We will call  (K_i) to this number of bundles for the i’th stage, with i=0…8. We know for sure that we start with 40 bundles, so (K_0=40). For the rest of stages we will need assistance from statistics, since we must somehow model our uncertainty on how events could develop during the game.

A probability mass function (pmf) is a function telling us the likelihood of every single different possible state in our problem. We denote pmf’s with a capital P. Its value is 0 for impossible events and 1 for unavoidable ones. For those of you unfamiliar with statistics, it’s more likely you heard of probabilities multiplied by 100, in which case we have probability given in % (percent).

At the beginning of the game, we know the pmf since it’s impossible to have 0,1,2,…39 bundles and we know for sure we will always have 40 of them. Thus we have a function with all zeroes but a one at 40:

[ P(N_0=k) = left{ begin{array}{l} 0 ,   k=0,…,39 \ 1,   k=40  end{array} right.  ]

Take a look now at the «Q0» histogram in the simulator above. It’s exactly this pmf!

Now, the cool stuff. What happens after the first question? Or, even better: what happens, in general, to the pmf between an stage i and the next stage i+1? Think about it; so many things could happen: we can divide the bundles in many different ways, lose any amount of them, etc.

In order to make the problem tractable we invoke the Law of Total Probability. It tells us that we can compute the pmf at stage i+1, (P(N_{i+1})) as:

[ P(N_{i+1}=k) = sum_{q=0…40} P(N_{i+1}=k | N_i = q ) P(N_i = q)  ]

Or put in words: we must account for all the possible, independent pathways (that would be the sum) by which we could end up having k bundles, using the conditional probabilities (those like A|B) of previously having q of them and, of course, weighting each path by its probability, ( P(N_i = q) ).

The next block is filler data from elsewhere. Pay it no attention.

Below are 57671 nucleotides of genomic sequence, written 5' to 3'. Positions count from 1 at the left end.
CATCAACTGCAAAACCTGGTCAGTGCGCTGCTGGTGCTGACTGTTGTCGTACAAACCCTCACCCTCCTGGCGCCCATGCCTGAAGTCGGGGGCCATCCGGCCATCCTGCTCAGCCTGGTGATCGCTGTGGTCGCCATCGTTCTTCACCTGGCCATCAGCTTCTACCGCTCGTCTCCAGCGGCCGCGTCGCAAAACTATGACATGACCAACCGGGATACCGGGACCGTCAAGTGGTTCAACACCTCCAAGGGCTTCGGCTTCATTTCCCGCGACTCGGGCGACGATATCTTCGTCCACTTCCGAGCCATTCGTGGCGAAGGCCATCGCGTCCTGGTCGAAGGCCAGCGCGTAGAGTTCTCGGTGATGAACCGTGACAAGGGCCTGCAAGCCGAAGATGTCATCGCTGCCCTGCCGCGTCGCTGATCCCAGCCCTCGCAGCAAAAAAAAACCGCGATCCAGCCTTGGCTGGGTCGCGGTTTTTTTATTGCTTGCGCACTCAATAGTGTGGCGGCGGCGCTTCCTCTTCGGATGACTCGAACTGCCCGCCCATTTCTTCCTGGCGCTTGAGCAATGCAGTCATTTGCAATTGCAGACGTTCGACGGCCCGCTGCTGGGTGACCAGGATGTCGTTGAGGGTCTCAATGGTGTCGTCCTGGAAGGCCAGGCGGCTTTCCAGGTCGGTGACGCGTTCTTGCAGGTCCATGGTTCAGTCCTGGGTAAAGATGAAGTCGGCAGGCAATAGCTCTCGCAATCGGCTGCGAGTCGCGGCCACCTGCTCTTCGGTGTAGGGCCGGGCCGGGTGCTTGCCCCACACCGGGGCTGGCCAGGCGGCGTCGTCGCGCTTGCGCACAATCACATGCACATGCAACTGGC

The formula above has two wonderful properties: since we work on a discrete state space we can easily perform the exact sum (things become much harder for continuous variables) and, furthermore, it allows us to sequentially compute any state provided the knowledge of the previous one (and we indeed know the initial state!).

Those of you familiar with convolution might have noticed the similarity of this operation, given the aspect of the histograms in the simulator above: each histogram is «wider» than its precursor. However, a key difference with convolution here is that we can’t get below a limit (k=0), so probabilities tend to accumulate at that point.. and our poor contestant tends to leave empty-handed!

It only remains to be defined the probability transition function for the different stages, which appeared in the equation as the conditional distribution. Applying the law of total probability again we see that it is actually a mix of two other distributions, each pondered by the probability of correctly discarding (P=α) and failing in the discarding (P=1-α):

[ P(N_{i+1}=k | N_i = q ) =  alpha P(N_{i+1}=k | N_i = q, GoodDiscard) +\ (1-alpha) P(N_{i+1}=k | N_i = q, BadDiscard)    ]

In case of failing things are simple: if you fail discarding it means that nothing was bet against the correct answer, therefore at the next stage you will have (for sure) no bundles at all:

[ P(N_{i+1}=k | N_i = q, BadDiscard) = left{ begin{array}{l} 1,   k=0  \ 0 ,   k=1,…,40end{array} right.  ]

Alternatively, we have a successful discard and a random splitting of the remaining q bundles among M answers. Doing some thinking you would agree in that this situation is equivalent to playing with each bundle, one at a time, blindly putting them on each non-discarded answer at random.

The emerging statistic is very well known: the Binomial distribution. Thus, we have:

[ P(N_{i+1}=k | N_i = q, GoodDiscard) = B(k; q,β)  ]

with β=1/M the probability of blindly guessing the answer given the hypothesis of the right one being among hte remaining M answers.

For those interested in all the details, take a look at the source code (GNU GPL3).

I hope you enjoyed reading and learning on Statistics!